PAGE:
Meanwhile, Kaelin, the unctuous houseguest, says not much has changed since he testified about what he heard the night of the murders. Kaelin, who was staying at a guest house on Simpson's estate at the time of the killings, was expected to be a key witness for the prosecution who could account for Simpson's whereabouts that night, but he did not deliver what the prosecution expected.
"I have not changed at all," Kaelin said. "I'm still pursuing my goals, tough as can be, being an actor. It made me a household name, but it did not help my career as far as acting-wise."
Today, Kaelin works with National Lampoon, developing movies and TV shows. He says he has not talked to former friend Simpson in 10 years.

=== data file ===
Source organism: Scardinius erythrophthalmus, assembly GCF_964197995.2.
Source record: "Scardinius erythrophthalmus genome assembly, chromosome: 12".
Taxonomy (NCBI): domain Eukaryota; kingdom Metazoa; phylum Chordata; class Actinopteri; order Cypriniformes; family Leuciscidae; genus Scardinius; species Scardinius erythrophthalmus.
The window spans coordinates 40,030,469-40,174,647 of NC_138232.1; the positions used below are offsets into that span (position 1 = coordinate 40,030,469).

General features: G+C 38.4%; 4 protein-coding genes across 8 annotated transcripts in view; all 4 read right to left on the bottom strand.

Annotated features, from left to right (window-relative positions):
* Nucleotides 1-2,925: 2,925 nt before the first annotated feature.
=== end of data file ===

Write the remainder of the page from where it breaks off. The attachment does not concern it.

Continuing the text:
Simpson turns 57 next month and is living on a $25,000-a-month pension that cannot be touched by the courts. He maintains he is innocent, but knows he is the butt of jokes.
"I don't let it make me crazy, you know what I mean?" he told ESPN in a December 2002 interview. "I don't say — 'Hey man, you're out of line' and get mad and storm off because of it. That's my life. That's the way it is."
For the Goldmans and the Browns, life has never been the same since that day 10 years ago. The Browns will hold a vigil on Saturday in Nicole's memory. The Goldmans will commemorate the 10-year anniversary privately.
"He's a piece of us and always will be," Fred Goldman said of his son. "And we hope he's a piece of a lot of people. We hope a lot of people remember Ron."
Denise Brown says that she still can't believe her sister is gone.
"I sit there and I think: 'Oh my God, I haven't seen Nicole in 10 years," she said. "Oh my God, I have not picked up the phone and talked to my sister in 10 years. And, that's hard, that's really hard. It just breaks your heart."
ABCNEWS' Bill Cunningham and Cynthia McFadden produced this Good Morning America story.